In April of 2013, Japanese airbag supplier Takata announced a recall due to an issue with their inflators. Since the initial announcement, which only covered six car manufacturers, it has come to light that over a dozen manufacturers’ models are affected and several million vehicles’ airbags have been recalled.
Why has such a massive recall been necessary? The inflators on Takata’s airbags have been proven to be unsafe, and many of them will not simply deploy the airbag but will shoot shrapnel toward the vehicle’s passenger at a high rate of speed. This recall follows a significant rise in air bag injury cases brought against automobile manufacturers and Takata.
However, shrapnel injuries due to malfunctioning Takata inflators are not the only injuries associated with the use of airbags. Other common air bag injuries include but are not limited to:
- Abrasions and/or contusions of the face, chest, shoulders, and arms
- Burns to the face and/or chest
- Rib cage and/or skull fractures
- Lacerated veins and/or arteries
- Concussion, swelling, and/or bruising of the brain
- Injury to heart muscle
- Trauma to ears, including loss of hearing
- Internal bleeding
- Strain or fracture of the cervical spine
- Trauma, injury, or death of a pregnant woman’s fetus
- Trauma or injury to wrists and/or hands
- Trauma or injury to the eyes (including ruptured globe, corneal abrasion, and/or retinal tearing)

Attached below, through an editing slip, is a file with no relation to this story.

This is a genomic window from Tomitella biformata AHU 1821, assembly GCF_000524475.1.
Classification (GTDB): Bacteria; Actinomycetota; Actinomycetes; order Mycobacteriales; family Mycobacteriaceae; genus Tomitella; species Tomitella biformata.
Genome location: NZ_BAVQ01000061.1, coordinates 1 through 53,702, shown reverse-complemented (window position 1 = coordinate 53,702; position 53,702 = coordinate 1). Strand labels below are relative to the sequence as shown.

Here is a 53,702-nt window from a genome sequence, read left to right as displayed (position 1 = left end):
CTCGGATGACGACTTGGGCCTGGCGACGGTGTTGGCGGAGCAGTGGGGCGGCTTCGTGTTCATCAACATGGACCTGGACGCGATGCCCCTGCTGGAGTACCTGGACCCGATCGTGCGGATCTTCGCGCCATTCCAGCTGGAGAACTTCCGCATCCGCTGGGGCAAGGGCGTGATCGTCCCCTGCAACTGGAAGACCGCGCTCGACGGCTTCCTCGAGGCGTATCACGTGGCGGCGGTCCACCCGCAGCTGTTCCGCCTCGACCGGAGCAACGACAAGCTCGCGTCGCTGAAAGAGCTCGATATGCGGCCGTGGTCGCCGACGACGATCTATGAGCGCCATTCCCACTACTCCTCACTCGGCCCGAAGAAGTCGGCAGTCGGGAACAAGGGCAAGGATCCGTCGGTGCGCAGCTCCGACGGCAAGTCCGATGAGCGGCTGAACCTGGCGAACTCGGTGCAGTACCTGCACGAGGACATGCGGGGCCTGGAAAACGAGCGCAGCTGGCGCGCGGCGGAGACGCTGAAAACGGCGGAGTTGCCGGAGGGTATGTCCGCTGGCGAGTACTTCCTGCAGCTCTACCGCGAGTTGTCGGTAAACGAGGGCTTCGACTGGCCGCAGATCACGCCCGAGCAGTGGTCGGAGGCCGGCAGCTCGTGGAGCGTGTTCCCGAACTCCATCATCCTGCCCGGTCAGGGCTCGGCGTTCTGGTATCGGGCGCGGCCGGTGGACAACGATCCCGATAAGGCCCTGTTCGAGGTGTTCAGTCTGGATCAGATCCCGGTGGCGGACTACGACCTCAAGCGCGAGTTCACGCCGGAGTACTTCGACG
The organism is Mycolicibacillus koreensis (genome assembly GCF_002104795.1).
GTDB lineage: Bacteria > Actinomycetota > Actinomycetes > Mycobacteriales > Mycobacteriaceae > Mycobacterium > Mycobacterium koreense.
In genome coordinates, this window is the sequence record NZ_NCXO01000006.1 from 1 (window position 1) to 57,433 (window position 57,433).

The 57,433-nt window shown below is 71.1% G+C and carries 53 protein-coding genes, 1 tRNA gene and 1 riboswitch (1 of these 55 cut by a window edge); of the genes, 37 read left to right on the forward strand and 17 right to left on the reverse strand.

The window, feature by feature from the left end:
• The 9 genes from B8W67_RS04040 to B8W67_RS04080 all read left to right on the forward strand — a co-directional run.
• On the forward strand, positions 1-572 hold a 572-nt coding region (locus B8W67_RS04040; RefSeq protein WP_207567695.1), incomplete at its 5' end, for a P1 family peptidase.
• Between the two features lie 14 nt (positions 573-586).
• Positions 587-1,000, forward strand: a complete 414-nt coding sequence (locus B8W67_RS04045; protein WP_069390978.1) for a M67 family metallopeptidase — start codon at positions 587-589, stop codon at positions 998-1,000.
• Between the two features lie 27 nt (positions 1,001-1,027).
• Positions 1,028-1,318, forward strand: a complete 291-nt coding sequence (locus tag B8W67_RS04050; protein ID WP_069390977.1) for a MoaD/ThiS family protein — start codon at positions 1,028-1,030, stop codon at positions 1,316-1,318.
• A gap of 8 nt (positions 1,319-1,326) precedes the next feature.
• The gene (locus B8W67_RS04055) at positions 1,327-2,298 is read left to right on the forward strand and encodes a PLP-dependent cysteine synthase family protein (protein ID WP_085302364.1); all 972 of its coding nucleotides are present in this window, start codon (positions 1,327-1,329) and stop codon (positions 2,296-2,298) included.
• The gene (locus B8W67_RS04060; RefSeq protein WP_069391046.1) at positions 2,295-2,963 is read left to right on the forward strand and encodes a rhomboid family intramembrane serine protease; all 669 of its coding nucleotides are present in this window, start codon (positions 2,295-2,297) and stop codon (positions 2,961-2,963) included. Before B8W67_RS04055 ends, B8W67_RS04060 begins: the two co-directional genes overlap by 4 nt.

Airbags are intended to save lives and prevent injuries, but – as demonstrated in the above list – in many cases they can actually be the cause of many serious injuries and traumas. An air bag injury can lead to temporary or permanent disability, for which the victim should be compensated if those injuries occurred through no fault of their own.
Preventing Air Bag Injuries
With the knowledge that airbags can cause serious injuries and/or trauma, it’s advisable for drivers and passengers to take all possible measures to avoid air bag injuries. These measures include but are not limited to:
- Properly wearing a seatbelt at all times when the vehicle is in motion.
- Putting children under the age of 12 in the back seat.
- Adjusting the front seats of the vehicle to be no less than ten inches away from the airbags’ deployment areas.
- Never placing a rear-facing baby seat in the front seat of a car with airbags.
Pursuing an Air Bag Injury Case
As with all personal injury cases, air bag injury cases fall under tort law. This means that as the victim you must prove negligence on the part of the airbag manufacturer to receive compensation. By taking all necessary precautions to remain safe in case of an accident (and subsequent airbag deployment), you will ensure that you have taken all necessary steps to avoid injury or trauma. The next step, then, is to seek immediate medical attention and to call a qualified personal injury attorney with experience in air bag injury cases.
To gain compensation, you must prove that your injuries were sustained due to a malfunction in the airbag, itself, not due to the accident that caused the airbag to inflate. If your airbag was subject to the Takata recall, your car’s manufacturer and/or Takata may fight you for compensation, citing that the recall has been made public knowledge. However, if you were not aware of the recall at the time of the accident, you should not be held responsible for the damages incurred by your malfunctioning airbag.
If you believe that you have suffered injuries or trauma due to a malfunctioning airbag, don’t hesitate to contact us at Bandas Law Firm today for a free consultation. You can get in touch with us by using our online contact form or by calling our office at 855-427-3332.